3. Be Tenacious and Oblivious
Author Neil Gaiman said in his inspiring graduation speech:
“When you start out on a career…you have no idea what you are doing. This is great. People who know what they are doing know the rules, and know what is possible and impossible. You do not. And you should not. The rules on what is possible and impossible in the arts were made by people who had not tested the bounds of the possible by going beyond them. And you can. If you don’t know it’s impossible it’s easier to do. And because nobody’s done it before, they haven’t made up rules to stop anyone doing that again, yet.”
This most definitely rings true for us. Looking back we were hopelessly naïve at the time, we barely knew what the term start up meant. But in light of Neil Gaiman’s advice perhaps this was a good thing, if we’d known how tough the journey was going to be we might not have thought ourselves capable in the first place.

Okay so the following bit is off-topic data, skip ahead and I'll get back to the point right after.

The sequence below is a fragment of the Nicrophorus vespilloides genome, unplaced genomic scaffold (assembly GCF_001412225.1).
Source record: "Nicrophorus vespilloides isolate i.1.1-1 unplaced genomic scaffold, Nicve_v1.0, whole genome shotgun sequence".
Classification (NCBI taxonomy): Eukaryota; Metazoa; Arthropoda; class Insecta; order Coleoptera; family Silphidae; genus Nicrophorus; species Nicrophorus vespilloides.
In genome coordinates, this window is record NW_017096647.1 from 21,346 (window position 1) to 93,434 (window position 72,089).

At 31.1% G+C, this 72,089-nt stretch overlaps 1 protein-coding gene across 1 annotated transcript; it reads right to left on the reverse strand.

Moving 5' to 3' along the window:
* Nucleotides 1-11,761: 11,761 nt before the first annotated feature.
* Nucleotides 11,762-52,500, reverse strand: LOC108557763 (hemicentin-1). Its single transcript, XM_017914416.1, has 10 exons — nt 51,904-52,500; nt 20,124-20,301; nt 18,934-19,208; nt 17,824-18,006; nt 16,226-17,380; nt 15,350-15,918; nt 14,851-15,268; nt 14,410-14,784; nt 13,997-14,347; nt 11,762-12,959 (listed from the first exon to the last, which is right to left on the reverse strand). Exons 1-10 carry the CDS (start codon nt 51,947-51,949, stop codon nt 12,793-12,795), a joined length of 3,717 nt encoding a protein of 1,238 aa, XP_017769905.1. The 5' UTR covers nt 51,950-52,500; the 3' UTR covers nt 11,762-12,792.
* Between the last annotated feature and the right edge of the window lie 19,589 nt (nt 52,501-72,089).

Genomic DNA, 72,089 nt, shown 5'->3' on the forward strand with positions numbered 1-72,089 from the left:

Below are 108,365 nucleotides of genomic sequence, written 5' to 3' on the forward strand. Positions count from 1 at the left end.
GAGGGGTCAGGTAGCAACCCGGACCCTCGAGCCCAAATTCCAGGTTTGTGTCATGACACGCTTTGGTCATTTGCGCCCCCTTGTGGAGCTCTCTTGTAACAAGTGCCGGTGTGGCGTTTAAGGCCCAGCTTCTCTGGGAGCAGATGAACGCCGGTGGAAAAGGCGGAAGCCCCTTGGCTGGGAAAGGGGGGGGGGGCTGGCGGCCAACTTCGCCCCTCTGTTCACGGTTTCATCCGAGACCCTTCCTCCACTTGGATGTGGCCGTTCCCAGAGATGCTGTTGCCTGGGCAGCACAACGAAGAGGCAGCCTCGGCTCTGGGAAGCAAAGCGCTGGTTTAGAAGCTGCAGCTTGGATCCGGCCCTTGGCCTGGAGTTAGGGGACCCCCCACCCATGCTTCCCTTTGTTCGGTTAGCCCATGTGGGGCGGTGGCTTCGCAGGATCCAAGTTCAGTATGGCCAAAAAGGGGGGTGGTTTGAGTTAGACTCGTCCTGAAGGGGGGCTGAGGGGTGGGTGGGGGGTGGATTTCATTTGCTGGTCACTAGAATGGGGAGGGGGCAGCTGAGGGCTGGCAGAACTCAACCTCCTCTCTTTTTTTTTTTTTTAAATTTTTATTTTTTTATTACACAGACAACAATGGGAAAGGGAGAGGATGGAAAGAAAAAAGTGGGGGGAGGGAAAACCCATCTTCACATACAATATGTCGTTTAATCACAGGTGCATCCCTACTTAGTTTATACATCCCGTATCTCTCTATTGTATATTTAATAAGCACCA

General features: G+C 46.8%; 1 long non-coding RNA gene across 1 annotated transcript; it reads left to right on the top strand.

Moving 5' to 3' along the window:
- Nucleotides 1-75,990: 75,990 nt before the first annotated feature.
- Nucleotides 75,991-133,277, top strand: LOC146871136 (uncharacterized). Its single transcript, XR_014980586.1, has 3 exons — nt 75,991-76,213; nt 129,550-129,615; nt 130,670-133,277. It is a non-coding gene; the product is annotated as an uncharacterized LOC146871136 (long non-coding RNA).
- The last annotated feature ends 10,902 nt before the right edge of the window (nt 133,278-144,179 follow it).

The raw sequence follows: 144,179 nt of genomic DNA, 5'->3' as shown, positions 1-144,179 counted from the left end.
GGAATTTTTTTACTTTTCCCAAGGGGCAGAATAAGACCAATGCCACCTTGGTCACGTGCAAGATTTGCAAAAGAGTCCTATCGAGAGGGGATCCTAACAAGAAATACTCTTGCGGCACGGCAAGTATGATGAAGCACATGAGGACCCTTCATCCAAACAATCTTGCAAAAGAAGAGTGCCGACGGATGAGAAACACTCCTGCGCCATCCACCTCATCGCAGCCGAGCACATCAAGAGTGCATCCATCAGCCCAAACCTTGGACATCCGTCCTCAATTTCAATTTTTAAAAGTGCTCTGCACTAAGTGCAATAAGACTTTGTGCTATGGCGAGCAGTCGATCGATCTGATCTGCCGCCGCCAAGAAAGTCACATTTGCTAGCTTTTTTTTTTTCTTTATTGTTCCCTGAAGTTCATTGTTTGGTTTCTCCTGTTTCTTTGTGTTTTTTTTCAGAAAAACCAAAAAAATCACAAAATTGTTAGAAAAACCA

4. Set yourself a challenge you are likely to fail.
I borrowed this one from keen micro-adventurer Al Humphreys – who reasoned that he would never know what he was capable of unless he attempted something he was almost certain of failing. He ended up cycling around the world, 60 countries, 46,000 miles over a period of 4 years. During a mentor meeting at TechStars, one of our favourite mentors Rand Fishkin said to us: “Even if you fail, it’ll still make for one hell of a story, and what is life if not shooting for one hell of a story.” I’ve been thinking recently about this idea that your life is like a book—with its covers being your birth and death, and that you can only know the moments in-between. There’s no use in worrying about how long the book is… the only thing that matters is that you make it a damn good story.
5. Don’t be afraid to relentlessly do what you love
Philosopher Alan Watts famously asked his students ‘what would you do if money was no object?’ In his words: ‘If you say that getting the money is the most important thing you’ll spend your life completely wasting your time, doing things you don’t like doing in order to go on living that is to go on doing things you don’t like doing and that is stupid!’.
6. Finally…begin it now
As W. H. Murray famously said, “Whatever you can do, or dream you can do, begin it. Boldness has genius, power, and magic in it. Begin it now.”